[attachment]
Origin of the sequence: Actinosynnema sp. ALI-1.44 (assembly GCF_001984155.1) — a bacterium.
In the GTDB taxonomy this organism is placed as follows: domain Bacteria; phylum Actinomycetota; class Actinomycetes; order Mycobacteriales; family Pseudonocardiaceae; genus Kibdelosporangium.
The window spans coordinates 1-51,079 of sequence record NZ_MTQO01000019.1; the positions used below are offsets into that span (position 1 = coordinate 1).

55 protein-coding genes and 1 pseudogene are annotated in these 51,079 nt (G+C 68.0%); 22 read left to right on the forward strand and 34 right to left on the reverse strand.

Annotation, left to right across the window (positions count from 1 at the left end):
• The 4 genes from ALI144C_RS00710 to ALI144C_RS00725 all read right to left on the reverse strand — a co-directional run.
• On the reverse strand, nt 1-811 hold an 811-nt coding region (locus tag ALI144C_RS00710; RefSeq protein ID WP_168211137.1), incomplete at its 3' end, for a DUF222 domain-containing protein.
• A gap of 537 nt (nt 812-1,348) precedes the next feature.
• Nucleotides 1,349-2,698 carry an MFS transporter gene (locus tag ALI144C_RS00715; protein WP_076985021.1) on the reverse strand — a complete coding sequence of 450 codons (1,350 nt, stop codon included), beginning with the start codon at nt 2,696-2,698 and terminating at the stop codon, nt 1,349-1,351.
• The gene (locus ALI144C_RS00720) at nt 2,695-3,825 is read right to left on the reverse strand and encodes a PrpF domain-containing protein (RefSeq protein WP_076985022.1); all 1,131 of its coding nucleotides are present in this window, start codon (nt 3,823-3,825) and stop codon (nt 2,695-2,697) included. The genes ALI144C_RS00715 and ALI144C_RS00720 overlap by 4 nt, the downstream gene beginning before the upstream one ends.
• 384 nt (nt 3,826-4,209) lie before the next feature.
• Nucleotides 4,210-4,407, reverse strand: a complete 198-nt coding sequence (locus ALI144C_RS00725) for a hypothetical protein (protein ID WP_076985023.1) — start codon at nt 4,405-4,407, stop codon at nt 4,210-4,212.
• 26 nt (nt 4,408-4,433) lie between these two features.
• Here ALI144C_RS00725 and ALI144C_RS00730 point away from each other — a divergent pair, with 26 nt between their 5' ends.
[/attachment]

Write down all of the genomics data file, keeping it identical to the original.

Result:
Origin of the sequence: Actinosynnema sp. ALI-1.44 (assembly GCF_001984155.1) — a bacterium.
In the GTDB taxonomy this organism is placed as follows: domain Bacteria; phylum Actinomycetota; class Actinomycetes; order Mycobacteriales; family Pseudonocardiaceae; genus Kibdelosporangium.
The window spans coordinates 1-51,079 of sequence record NZ_MTQO01000019.1; the positions used below are offsets into that span (position 1 = coordinate 1).

55 protein-coding genes and 1 pseudogene are annotated in these 51,079 nt (G+C 68.0%); 22 read left to right on the forward strand and 34 right to left on the reverse strand.

Annotation, left to right across the window (positions count from 1 at the left end):
• The 4 genes from ALI144C_RS00710 to ALI144C_RS00725 all read right to left on the reverse strand — a co-directional run.
• On the reverse strand, nt 1-811 hold an 811-nt coding region (locus tag ALI144C_RS00710; RefSeq protein ID WP_168211137.1), incomplete at its 3' end, for a DUF222 domain-containing protein.
• A gap of 537 nt (nt 812-1,348) precedes the next feature.
• Nucleotides 1,349-2,698 carry an MFS transporter gene (locus tag ALI144C_RS00715; protein WP_076985021.1) on the reverse strand — a complete coding sequence of 450 codons (1,350 nt, stop codon included), beginning with the start codon at nt 2,696-2,698 and terminating at the stop codon, nt 1,349-1,351.
• The gene (locus ALI144C_RS00720) at nt 2,695-3,825 is read right to left on the reverse strand and encodes a PrpF domain-containing protein (RefSeq protein WP_076985022.1); all 1,131 of its coding nucleotides are present in this window, start codon (nt 3,823-3,825) and stop codon (nt 2,695-2,697) included. The genes ALI144C_RS00715 and ALI144C_RS00720 overlap by 4 nt, the downstream gene beginning before the upstream one ends.
• 384 nt (nt 3,826-4,209) lie before the next feature.
• Nucleotides 4,210-4,407, reverse strand: a complete 198-nt coding sequence (locus ALI144C_RS00725) for a hypothetical protein (protein ID WP_076985023.1) — start codon at nt 4,405-4,407, stop codon at nt 4,210-4,212.
• 26 nt (nt 4,408-4,433) lie between these two features.
• Here ALI144C_RS00725 and ALI144C_RS00730 point away from each other — a divergent pair, with 26 nt between their 5' ends.